Hot Topics in Infection Prevention: Uganda Declares Ebola Outbreak Over, and “Kracken” Subvariants of COVID-19

Infection Control TodayInfection Control Today, March 2023, (Vol. 27, No. 2)
Volume 27
Issue 2

Saskia v. Popescu, PhD, MPH, MA, CIC, discusses the great news about Ebola in Uganda. She also covers COVID-19 news, and what it has to do with the Clash of the Titans.

Saskia v. Popescu, PhD, MPH, MA, CIC

Saskia v. Popescu, PhD, MPH, MA, CIC

Uganda Declares Ebola Outbreak Over!

Very good and exciting news – the outbreak of Ebola Sudan has officially been declared over in Uganda. Four months of containment efforts helped keep the cases at 143 and deaths at 55. First identified in September, this is the eighth outbreak the country has experienced since 2000. The director-general of the World Health Organization (WHO), Tedros Adhanom Ghebreyesus, “praised Uganda for its response to the virus. ‘Uganda has shown that Ebola can be defeated when the whole system works together, from having an alert system in place, to finding and caring for people affected and their contacts, to gaining the full participation of affected communities in the response,’ he said in a statement.”

Ebola outbreaks will continue to occur, stressing public health efforts, but the capacity for rapid response and international support speaks to our increasing skills in containment and collaboration.

What’s Going on With COVID-19?

We couldn’t have a “Hot Topics in IPC” without addressing the coronavirus in the room, right? As January is in full swing, it appears we may have avoided a harsh COVID-19 surge this winter. I’m surprised, as I think so many infection prevention specialists were, given the lax public health restrictions and sluggish desire for boosters. Cases are currently down 2% in the United States within the last 2 weeks, with a daily average of 63,000 cases. Test positivity is up 8%, hovering around 15%, and roughly 46,000 people a day are hospitalized with COVID-19 in the US, which is an increase of 12% in the last 2 weeks.

Immune system evasion and a high transmission capacity mean that scientists are closely watching XBB1.5.

Frustratingly, deaths are higher, sitting at 555 per day, which is an increase of 61%. If we look at a state-by-state example, Florida is seeing a spike in cases and is up by 90%, whereas California’s cases are down 33%. The US is a patchwork of both dropping and rising cases, with some states showing improvements. Washington, DC had a 53% decline in cases, whereas Alaska is experiencing an increase and has seen a 43% rise in cases.

Many conversations in the media and infection prevention circles have centered around the latest variant–a subvariant of Omicron called XBB1.5, which some individuals have dubbed “Kracken,” which isn’t very scientific. While XBB1.5 is rapidly spreading and is considered to be very transmissible, we’re still learning about how this new subvariant will behave. “By contrast, XBB.1.5’s defining feature and its main difference from XBB is a spike protein mutation known as F486P. This mutation gives XBB.1.5 a significant advantage, boosting infectivity while retaining XBB’s ability to sneak past human defenses. In other words, it’s less of a trade-off and more of a turbocharge.” Immune system evasion and a high transmission capacity mean that scientists are closely watching XBB1.5.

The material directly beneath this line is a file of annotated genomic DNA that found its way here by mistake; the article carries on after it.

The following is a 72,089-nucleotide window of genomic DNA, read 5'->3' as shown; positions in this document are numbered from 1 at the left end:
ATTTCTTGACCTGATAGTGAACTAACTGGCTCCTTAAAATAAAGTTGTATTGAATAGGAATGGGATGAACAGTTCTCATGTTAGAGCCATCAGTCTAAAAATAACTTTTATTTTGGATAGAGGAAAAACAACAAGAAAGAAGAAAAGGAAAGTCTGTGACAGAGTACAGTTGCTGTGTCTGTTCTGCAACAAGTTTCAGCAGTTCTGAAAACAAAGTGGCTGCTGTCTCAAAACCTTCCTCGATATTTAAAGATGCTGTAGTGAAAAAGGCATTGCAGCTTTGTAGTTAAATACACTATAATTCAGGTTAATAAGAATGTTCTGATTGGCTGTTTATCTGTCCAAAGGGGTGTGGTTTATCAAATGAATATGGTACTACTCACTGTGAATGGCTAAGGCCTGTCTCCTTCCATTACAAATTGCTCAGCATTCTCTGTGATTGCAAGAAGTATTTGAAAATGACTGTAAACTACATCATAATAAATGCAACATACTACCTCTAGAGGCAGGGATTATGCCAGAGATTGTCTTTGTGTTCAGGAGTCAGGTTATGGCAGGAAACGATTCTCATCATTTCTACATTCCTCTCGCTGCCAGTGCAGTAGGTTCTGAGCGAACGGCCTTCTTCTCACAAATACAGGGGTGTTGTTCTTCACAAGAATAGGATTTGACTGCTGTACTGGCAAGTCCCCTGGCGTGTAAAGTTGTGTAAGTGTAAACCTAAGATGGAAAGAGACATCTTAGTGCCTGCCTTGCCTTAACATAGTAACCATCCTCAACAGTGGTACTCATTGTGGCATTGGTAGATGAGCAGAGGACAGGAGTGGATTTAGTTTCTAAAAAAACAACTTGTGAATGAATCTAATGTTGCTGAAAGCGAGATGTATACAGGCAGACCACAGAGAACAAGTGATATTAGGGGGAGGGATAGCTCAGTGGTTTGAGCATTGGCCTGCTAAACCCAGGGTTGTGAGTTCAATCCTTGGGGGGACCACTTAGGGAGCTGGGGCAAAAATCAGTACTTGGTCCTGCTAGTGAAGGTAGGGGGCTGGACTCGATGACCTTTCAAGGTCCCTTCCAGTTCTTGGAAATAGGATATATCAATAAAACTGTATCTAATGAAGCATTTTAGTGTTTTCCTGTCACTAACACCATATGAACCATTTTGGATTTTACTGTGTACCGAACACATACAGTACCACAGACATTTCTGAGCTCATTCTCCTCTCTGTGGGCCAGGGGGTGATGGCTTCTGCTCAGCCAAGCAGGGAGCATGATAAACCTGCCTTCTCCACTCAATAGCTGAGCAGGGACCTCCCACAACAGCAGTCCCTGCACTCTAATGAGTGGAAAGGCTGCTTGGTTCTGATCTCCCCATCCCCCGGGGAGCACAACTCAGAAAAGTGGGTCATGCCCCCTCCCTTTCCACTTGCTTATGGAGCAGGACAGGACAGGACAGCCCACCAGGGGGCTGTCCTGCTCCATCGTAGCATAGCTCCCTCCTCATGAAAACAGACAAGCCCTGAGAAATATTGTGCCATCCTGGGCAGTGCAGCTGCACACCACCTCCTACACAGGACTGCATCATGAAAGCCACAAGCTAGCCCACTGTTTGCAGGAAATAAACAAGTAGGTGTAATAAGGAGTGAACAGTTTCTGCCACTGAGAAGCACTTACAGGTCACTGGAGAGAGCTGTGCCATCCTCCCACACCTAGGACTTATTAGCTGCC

However, much of the hysteria is unnecessary and should be met with skepticism—including calling the subvariant “Kracken.” While it is a worrisome variant, it’s not one that entirely evades our immune system. As Jacob Stern noted, “For Stephen Goldstein, an evolutionary virologist at the University of Utah, the new names are not just unnecessary but potentially harmful. ‘It’s absolutely crazy that we’re having random people on Twitter name variants,’ he told me. For Goldstein, dressing up each new subvariant with an ominous monster name overplays the differences between the mutations and feeds into the panic that comes every time the coronavirus shifts form. In this view, distinguishing one Omicron sublineage from another is less like distinguishing a wolf from a cow and more like distinguishing a white-footed mouse from a deer mouse: important to a rodentologist but not really to anyone else.” In short, if “Kracken” is on the brain, perhaps turn to Clash of the Titans rather than the latest COVID-19 news.

P.S. Did you listen to music during COVID-19 lockdowns? Odds are, you had an improved mood!

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